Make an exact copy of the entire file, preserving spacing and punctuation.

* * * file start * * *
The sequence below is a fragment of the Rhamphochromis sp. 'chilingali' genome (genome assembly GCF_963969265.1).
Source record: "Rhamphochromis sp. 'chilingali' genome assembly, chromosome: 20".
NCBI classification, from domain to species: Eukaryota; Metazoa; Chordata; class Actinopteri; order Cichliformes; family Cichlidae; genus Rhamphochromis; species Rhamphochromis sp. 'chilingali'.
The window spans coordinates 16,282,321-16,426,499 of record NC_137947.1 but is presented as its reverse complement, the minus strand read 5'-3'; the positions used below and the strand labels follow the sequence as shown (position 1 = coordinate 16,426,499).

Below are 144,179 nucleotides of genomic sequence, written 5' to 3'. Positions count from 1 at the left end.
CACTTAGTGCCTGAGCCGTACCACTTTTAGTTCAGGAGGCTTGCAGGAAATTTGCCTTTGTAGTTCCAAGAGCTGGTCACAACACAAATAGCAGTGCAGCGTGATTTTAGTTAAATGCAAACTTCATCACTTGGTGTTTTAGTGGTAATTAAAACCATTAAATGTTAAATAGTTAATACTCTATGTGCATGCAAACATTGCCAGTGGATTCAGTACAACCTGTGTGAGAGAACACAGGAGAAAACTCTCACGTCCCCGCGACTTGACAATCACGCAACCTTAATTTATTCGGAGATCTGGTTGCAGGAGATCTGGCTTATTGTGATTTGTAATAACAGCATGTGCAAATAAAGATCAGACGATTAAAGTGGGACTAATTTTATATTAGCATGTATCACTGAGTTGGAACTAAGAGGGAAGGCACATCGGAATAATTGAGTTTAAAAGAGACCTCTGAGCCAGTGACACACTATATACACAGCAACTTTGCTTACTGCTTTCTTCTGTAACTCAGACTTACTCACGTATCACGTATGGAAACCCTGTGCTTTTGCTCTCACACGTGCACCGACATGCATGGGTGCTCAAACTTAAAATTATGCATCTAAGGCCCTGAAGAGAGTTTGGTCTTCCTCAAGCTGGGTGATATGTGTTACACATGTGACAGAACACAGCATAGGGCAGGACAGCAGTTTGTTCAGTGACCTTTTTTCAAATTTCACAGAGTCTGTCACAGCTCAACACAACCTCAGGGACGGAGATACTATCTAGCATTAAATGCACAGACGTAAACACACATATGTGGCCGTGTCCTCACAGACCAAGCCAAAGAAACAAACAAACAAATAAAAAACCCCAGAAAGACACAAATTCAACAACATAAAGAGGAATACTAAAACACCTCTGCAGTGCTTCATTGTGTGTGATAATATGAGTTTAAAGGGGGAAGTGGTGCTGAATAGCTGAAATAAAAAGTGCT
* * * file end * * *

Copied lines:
The sequence below is a fragment of the Rhamphochromis sp. 'chilingali' genome (genome assembly GCF_963969265.1).
Source record: "Rhamphochromis sp. 'chilingali' genome assembly, chromosome: 20".
NCBI classification, from domain to species: Eukaryota; Metazoa; Chordata; class Actinopteri; order Cichliformes; family Cichlidae; genus Rhamphochromis; species Rhamphochromis sp. 'chilingali'.
The window spans coordinates 16,282,321-16,426,499 of record NC_137947.1 but is presented as its reverse complement, the minus strand read 5'-3'; the positions used below and the strand labels follow the sequence as shown (position 1 = coordinate 16,426,499).

Below are 144,179 nucleotides of genomic sequence, written 5' to 3'. Positions count from 1 at the left end.
CACTTAGTGCCTGAGCCGTACCACTTTTAGTTCAGGAGGCTTGCAGGAAATTTGCCTTTGTAGTTCCAAGAGCTGGTCACAACACAAATAGCAGTGCAGCGTGATTTTAGTTAAATGCAAACTTCATCACTTGGTGTTTTAGTGGTAATTAAAACCATTAAATGTTAAATAGTTAATACTCTATGTGCATGCAAACATTGCCAGTGGATTCAGTACAACCTGTGTGAGAGAACACAGGAGAAAACTCTCACGTCCCCGCGACTTGACAATCACGCAACCTTAATTTATTCGGAGATCTGGTTGCAGGAGATCTGGCTTATTGTGATTTGTAATAACAGCATGTGCAAATAAAGATCAGACGATTAAAGTGGGACTAATTTTATATTAGCATGTATCACTGAGTTGGAACTAAGAGGGAAGGCACATCGGAATAATTGAGTTTAAAAGAGACCTCTGAGCCAGTGACACACTATATACACAGCAACTTTGCTTACTGCTTTCTTCTGTAACTCAGACTTACTCACGTATCACGTATGGAAACCCTGTGCTTTTGCTCTCACACGTGCACCGACATGCATGGGTGCTCAAACTTAAAATTATGCATCTAAGGCCCTGAAGAGAGTTTGGTCTTCCTCAAGCTGGGTGATATGTGTTACACATGTGACAGAACACAGCATAGGGCAGGACAGCAGTTTGTTCAGTGACCTTTTTTCAAATTTCACAGAGTCTGTCACAGCTCAACACAACCTCAGGGACGGAGATACTATCTAGCATTAAATGCACAGACGTAAACACACATATGTGGCCGTGTCCTCACAGACCAAGCCAAAGAAACAAACAAACAAATAAAAAACCCCAGAAAGACACAAATTCAACAACATAAAGAGGAATACTAAAACACCTCTGCAGTGCTTCATTGTGTGTGATAATATGAGTTTAAAGGGGGAAGTGGTGCTGAATAGCTGAAATAAAAAGTGCT